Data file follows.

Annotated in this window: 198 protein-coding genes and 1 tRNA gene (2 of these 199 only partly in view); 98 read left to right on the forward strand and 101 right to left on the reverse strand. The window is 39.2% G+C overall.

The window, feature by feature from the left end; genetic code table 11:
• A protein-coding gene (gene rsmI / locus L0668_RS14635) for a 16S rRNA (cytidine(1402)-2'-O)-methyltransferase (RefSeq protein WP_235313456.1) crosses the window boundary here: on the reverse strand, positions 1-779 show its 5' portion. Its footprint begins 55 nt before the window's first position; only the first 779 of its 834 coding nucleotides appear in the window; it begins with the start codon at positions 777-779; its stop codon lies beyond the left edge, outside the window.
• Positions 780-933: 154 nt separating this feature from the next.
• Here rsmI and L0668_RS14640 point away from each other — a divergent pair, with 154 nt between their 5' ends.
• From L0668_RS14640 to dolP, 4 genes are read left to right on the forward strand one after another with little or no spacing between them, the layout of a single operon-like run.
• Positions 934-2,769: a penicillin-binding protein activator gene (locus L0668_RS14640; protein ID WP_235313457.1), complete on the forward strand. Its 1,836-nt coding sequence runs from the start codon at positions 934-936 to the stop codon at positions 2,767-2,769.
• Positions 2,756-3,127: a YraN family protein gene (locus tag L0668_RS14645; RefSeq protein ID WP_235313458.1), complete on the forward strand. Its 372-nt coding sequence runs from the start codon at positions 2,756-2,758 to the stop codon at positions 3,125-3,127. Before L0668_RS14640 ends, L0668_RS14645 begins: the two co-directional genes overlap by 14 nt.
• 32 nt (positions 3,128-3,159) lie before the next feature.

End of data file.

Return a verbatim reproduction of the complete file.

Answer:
Annotated in this window: 198 protein-coding genes and 1 tRNA gene (2 of these 199 only partly in view); 98 read left to right on the forward strand and 101 right to left on the reverse strand. The window is 39.2% G+C overall.

The window, feature by feature from the left end; genetic code table 11:
• A protein-coding gene (gene rsmI / locus L0668_RS14635) for a 16S rRNA (cytidine(1402)-2'-O)-methyltransferase (RefSeq protein WP_235313456.1) crosses the window boundary here: on the reverse strand, positions 1-779 show its 5' portion. Its footprint begins 55 nt before the window's first position; only the first 779 of its 834 coding nucleotides appear in the window; it begins with the start codon at positions 777-779; its stop codon lies beyond the left edge, outside the window.
• Positions 780-933: 154 nt separating this feature from the next.
• Here rsmI and L0668_RS14640 point away from each other — a divergent pair, with 154 nt between their 5' ends.
• From L0668_RS14640 to dolP, 4 genes are read left to right on the forward strand one after another with little or no spacing between them, the layout of a single operon-like run.
• Positions 934-2,769: a penicillin-binding protein activator gene (locus L0668_RS14640; protein ID WP_235313457.1), complete on the forward strand. Its 1,836-nt coding sequence runs from the start codon at positions 934-936 to the stop codon at positions 2,767-2,769.
• Positions 2,756-3,127: a YraN family protein gene (locus tag L0668_RS14645; RefSeq protein ID WP_235313458.1), complete on the forward strand. Its 372-nt coding sequence runs from the start codon at positions 2,756-2,758 to the stop codon at positions 3,125-3,127. Before L0668_RS14640 ends, L0668_RS14645 begins: the two co-directional genes overlap by 14 nt.
• 32 nt (positions 3,128-3,159) lie before the next feature.